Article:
I think the Council knew that a number of the trees were due for removal and thought "While we're at it..."

It will be interesting to see how many they remove in total: the 21 they originally told residents, the 14 they later mentioned or less once they realised WP residents were on the case. And it will be interesting to tote up how many were rotten and how many had healthy centres.

axlrocky said...

surprising lack of political comments from our elected representatives, you couldnt get the liberals off this blog during the election campaign yet they are now strangely silent, I suspect that six months ago you would have had Clegg Davey and Burstow tied to the trees to save them, better things to do now I suppose.

Anonymous said...

Hi Jeff, I agree that a second opinion may have been a good idea in this case given the irreversible nature of the decision. My comments were based on the assumption that the Council Tree Officers assessment was fairly accurate as there seems no real reason to doubt this as you suggest- presumably he has the relevant qualifications/ experience if he’s doing the job?

I take no pleasure in their removal as I do find them very beautiful and I completely agree with you that the road will look awful as a result - I wish they could stay there for another 50 years. But I refer to my earlier comments about the particular frailty and short lifespan of this species and it does seem that some we’re rotten. If some of them did have a stay of execution then they probably wouldn’t last many years longer before the same thing happened to them. With the wonderful gift of hindsight they probably should’ve planted a longer lasting species in the first place. But as we are where we are, then I was just making the point that the Council has to make the difficult choice on safety grounds and they’d get criticised either way which is a bit unfair.

Anyway at least now they can replant the avenue with all the same trees (not Poplars again though) that will grow at the same rate and which will hopefully look just as good in years to come.

Anonymous said...

Are the trees being replaced? it would be a shame if they weren't. Perhaps we could launch a campaign through this blog?

Huey said...

Not knowing about this un-pop(u)lar decision at all, my first experience was on the morning of the actual cutting as I cycled passed on an occasional commute, from the Avenue towards New Malden.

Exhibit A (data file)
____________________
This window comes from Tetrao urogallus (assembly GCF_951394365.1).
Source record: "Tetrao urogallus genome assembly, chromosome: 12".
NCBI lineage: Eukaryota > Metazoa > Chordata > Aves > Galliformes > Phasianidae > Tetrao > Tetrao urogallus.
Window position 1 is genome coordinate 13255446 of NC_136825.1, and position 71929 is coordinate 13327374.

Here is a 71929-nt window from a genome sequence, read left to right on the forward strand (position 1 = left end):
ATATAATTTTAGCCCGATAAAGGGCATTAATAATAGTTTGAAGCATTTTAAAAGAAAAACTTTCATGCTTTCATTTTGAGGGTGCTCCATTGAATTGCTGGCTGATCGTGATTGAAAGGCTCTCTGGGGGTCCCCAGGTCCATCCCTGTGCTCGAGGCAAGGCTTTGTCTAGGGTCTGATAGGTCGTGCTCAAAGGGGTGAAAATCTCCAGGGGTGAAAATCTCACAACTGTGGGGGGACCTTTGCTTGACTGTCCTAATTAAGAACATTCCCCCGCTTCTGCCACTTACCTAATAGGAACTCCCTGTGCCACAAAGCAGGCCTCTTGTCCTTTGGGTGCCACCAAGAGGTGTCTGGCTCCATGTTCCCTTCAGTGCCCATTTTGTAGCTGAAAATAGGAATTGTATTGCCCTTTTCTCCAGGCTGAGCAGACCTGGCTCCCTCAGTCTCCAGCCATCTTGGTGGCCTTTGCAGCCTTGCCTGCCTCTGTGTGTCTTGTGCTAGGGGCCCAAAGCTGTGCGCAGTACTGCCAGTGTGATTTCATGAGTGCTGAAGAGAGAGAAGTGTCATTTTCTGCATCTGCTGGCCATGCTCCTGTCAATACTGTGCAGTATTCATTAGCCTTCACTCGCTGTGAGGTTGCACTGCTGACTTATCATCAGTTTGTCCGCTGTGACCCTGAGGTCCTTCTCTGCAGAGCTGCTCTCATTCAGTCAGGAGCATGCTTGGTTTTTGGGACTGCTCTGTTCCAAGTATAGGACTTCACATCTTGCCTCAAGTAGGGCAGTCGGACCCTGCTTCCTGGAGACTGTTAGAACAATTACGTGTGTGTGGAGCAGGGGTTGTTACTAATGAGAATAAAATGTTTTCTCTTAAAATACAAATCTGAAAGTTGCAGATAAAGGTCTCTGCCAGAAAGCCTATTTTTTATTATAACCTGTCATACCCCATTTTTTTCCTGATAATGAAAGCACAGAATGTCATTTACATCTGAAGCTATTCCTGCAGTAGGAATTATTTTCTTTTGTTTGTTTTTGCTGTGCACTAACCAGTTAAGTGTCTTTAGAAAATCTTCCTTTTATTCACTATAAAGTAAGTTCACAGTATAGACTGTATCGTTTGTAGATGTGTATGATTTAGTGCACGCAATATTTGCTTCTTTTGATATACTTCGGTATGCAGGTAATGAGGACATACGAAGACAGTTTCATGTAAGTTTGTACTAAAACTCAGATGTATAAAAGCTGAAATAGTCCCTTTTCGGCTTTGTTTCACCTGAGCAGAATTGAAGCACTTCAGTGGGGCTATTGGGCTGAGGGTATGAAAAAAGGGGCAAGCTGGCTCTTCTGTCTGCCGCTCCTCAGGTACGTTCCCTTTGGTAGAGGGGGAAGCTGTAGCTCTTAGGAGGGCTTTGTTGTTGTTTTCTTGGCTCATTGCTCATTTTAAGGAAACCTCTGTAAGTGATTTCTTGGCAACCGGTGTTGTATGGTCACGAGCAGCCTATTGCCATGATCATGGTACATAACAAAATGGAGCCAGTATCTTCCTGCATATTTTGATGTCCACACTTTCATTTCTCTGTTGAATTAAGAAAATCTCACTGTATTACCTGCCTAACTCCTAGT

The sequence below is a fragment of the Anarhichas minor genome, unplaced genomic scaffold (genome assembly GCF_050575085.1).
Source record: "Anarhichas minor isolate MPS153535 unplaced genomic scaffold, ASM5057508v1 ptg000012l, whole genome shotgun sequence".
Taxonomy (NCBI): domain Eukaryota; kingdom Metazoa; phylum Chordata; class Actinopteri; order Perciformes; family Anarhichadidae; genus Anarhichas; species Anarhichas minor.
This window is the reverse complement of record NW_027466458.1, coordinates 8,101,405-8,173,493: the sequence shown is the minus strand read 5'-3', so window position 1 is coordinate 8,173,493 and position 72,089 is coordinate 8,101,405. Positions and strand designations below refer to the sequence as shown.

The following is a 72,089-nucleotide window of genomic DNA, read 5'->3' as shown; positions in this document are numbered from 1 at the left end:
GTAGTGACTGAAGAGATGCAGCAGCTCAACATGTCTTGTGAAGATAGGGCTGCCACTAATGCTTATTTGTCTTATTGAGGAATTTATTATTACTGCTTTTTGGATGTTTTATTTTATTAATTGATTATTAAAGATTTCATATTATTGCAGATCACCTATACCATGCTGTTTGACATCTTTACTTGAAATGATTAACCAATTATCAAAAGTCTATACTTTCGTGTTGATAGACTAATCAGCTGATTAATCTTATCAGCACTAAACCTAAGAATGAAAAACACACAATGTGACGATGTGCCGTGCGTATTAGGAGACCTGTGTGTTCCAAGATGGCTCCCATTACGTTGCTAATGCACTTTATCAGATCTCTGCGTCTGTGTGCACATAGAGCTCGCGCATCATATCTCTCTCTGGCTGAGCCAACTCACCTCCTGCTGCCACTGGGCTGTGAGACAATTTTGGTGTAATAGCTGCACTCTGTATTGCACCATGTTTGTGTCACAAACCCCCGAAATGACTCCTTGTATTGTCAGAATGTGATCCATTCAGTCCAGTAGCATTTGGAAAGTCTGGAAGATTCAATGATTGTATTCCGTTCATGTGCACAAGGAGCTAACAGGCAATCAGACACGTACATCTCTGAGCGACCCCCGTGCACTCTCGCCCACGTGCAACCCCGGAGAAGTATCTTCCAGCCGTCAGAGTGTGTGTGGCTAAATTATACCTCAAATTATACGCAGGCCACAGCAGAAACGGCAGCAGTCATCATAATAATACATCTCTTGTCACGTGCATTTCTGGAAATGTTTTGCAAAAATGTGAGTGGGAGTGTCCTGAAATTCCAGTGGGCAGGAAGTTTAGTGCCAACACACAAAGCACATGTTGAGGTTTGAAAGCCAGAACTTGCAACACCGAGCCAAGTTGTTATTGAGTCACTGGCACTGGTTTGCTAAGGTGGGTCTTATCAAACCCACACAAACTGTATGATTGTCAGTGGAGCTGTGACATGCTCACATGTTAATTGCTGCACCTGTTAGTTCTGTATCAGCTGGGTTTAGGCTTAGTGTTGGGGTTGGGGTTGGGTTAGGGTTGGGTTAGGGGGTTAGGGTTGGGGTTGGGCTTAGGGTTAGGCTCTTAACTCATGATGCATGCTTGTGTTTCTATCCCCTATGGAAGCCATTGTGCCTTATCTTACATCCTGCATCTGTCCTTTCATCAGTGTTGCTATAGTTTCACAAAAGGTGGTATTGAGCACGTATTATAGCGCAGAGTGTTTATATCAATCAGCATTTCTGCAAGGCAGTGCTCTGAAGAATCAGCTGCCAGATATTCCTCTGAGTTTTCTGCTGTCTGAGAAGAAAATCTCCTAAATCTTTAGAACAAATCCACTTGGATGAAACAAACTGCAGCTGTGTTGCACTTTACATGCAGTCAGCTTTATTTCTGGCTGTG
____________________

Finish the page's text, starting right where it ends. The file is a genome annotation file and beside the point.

Felling was obviously well advanced, as my initial reaction was "Gosh, isn't it bright along this bit?". It's amazing how much light those poplars actually took out!

Now before anyone lambasts me for believing that I think light absorption is worse than water absorption, I haven't given an opinion on this, only that it was much brighter than normal, with a feeling of openness to the section of road (unusual in built up areas).

I actually do like avenues of trees, and poplars are particularly impressive, but even whilst cycling past I could see the reason for their demise - rot. Large dark brown areas were easily apparent within the cut stumps.

Now, I don't know whether removing all the trees is wholly justified, but I am sympathetic to the fact that if the majority are rotten, and the remainder are nearing the end of their life (as has been alluded to) then the lot should really come out, if only for the economics of machinery and noise just the one time.

Wouldn't it be rather a waste of money if every time the council's "tame" tree expert made a decision it had to be verified by an "independent" tree surgeon? It seems an appropriate decision was in this case.

Think beyond that though, *when* (hopefully, not *if*) a new avenue of trees is planted, that a mix of mature and young trees would not look so fine. I see no reason why poplars cannot be replanted though, especially if the rot was a function of their longevity and not "caught" from their environment.

I do feel the council could have given out some information before time though, perhaps so that local MPs could post it up on their own websites to inform the populous. As has been mentioned, it looks rather inconsistent to have splashed headlines about emotive topics at election time, but all quiet with such an emotive topic as tree felling. Perhaps the local representatives have lost their touch and their ears are no longer to the ground?

Let's hope the council don't 'forget' to replant, with the good bloggers of WP to remind them.

Not every tree has a Tree Preservation Order on it, but it's always wise to check, as the fine can be significant for damage or removal of a tree covered by a TPO. Your local council should be able to tell you if there is a TPO in any particular area but even if there isn't, it's always nice to replant at least what you felled, even if it's not in the same location.